Monday, July 22, 2013

Finding your friends on Wikipedia

A segment of a social network
A segment of a social network (Photo credit: Wikipedia)
In my opinion, the most notable missing features of Wikipedia is the ability to network socially . Lack of social features conspire to minimise participants' social capital (the expected collective or economic benefits derived from the preferential treatment and cooperation between individuals and groups).

Lack of networking capabilities is in line with a pervasive attitude that ownership of contributions should be suppressed, external authority ignored and that knowledge matters in the project.

Accordingly social costs of participation are growing. Participants in the project have great difficulty in acquiring social capital. The stakes of establishing world opinion tend to outweigh social stakes. Accordingly there is a growing gender gap, under-representation of cultural minorities and disrespect of real world authority.

Currently users will try to establish social capital by listing on their user page their many contributions;  merit badges called barn stars and other merit awards called wiki-love; listing participation within broad groups using "userboxes" and in narrow interest groups called projects many of which are not content related but have a more social character.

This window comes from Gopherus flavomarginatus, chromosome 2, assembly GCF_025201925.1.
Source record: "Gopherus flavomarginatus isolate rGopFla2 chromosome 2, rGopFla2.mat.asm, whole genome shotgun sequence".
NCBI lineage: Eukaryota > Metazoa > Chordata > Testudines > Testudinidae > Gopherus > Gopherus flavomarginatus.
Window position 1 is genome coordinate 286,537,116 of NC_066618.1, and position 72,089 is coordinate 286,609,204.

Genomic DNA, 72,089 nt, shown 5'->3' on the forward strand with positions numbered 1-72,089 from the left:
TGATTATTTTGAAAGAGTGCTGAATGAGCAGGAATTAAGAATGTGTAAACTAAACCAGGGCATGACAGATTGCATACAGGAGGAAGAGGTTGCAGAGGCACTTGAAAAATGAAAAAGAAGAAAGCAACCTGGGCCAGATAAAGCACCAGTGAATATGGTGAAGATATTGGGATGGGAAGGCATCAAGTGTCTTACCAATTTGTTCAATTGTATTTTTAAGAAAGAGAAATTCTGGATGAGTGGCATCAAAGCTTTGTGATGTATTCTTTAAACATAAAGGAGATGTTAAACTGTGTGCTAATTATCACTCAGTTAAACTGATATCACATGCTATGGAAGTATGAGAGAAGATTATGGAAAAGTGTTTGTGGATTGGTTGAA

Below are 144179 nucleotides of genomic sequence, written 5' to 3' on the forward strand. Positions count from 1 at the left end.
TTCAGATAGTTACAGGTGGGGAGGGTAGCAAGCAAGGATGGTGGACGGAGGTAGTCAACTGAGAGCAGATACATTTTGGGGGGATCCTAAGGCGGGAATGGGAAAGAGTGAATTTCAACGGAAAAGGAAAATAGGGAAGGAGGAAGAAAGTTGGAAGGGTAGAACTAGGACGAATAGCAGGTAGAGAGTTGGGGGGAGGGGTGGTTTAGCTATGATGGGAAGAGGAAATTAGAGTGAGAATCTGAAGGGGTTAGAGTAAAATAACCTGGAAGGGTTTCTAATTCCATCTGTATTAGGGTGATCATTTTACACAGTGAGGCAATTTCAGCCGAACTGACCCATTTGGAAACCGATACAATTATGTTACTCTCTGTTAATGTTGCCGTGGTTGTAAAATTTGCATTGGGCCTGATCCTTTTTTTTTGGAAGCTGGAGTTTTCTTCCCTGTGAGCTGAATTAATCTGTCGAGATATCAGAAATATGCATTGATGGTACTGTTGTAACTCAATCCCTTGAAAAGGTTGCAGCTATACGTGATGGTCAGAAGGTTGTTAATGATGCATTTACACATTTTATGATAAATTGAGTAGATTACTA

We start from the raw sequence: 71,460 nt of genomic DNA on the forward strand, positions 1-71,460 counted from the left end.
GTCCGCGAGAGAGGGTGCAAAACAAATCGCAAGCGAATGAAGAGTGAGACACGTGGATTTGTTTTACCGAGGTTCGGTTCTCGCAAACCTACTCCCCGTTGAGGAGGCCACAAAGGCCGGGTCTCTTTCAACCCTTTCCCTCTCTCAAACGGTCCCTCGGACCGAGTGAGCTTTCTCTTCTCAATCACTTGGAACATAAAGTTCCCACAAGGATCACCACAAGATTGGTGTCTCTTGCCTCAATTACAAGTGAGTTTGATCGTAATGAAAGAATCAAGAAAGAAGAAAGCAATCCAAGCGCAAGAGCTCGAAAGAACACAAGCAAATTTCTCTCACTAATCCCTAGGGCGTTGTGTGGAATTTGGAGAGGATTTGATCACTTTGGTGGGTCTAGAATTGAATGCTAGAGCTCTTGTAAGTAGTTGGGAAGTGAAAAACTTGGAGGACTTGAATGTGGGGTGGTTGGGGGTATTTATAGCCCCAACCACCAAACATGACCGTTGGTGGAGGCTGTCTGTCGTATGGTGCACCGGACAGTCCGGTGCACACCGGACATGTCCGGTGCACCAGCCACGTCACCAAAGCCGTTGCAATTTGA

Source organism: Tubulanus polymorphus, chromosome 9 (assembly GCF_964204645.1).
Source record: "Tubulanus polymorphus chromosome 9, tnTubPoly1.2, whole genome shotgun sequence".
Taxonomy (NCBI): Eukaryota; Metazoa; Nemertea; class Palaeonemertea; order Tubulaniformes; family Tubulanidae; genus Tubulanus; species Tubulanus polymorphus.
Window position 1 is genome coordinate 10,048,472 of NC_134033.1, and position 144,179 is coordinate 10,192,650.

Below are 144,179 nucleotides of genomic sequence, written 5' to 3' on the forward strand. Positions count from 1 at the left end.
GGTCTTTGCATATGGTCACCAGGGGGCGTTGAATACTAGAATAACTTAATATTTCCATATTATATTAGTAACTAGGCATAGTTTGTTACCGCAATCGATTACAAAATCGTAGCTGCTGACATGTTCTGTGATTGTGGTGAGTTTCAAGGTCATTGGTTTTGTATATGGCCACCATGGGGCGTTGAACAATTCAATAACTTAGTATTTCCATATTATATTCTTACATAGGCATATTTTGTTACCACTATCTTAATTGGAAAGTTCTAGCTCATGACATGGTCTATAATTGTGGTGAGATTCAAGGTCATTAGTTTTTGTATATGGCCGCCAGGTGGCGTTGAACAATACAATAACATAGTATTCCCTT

Perhaps a better remedy would be to
  1. allow participants to acquire social capital via the MediaWiki software.
  2. provide some real proof of expertise in selected areas.
My 5 cents is creating a friend recommendation system. This is a small offshoot from my edumetrics project I've developing a small tool to allow you to find users whose edits include a significant component which is similar to your more significant edits.

While not a full featured recommendation system it does have some merit already
Future directions would be to:
  • create and present a table of friends. 
  • define a friendship context (an explanation why someone is recommended similar to Amazon's recommendation system). 
  • differentiate friends from foe (currently extended conflict or even stalking can masquerade as friendship).
  • get a notification about other users' activity (particularly where they match your friendship context)
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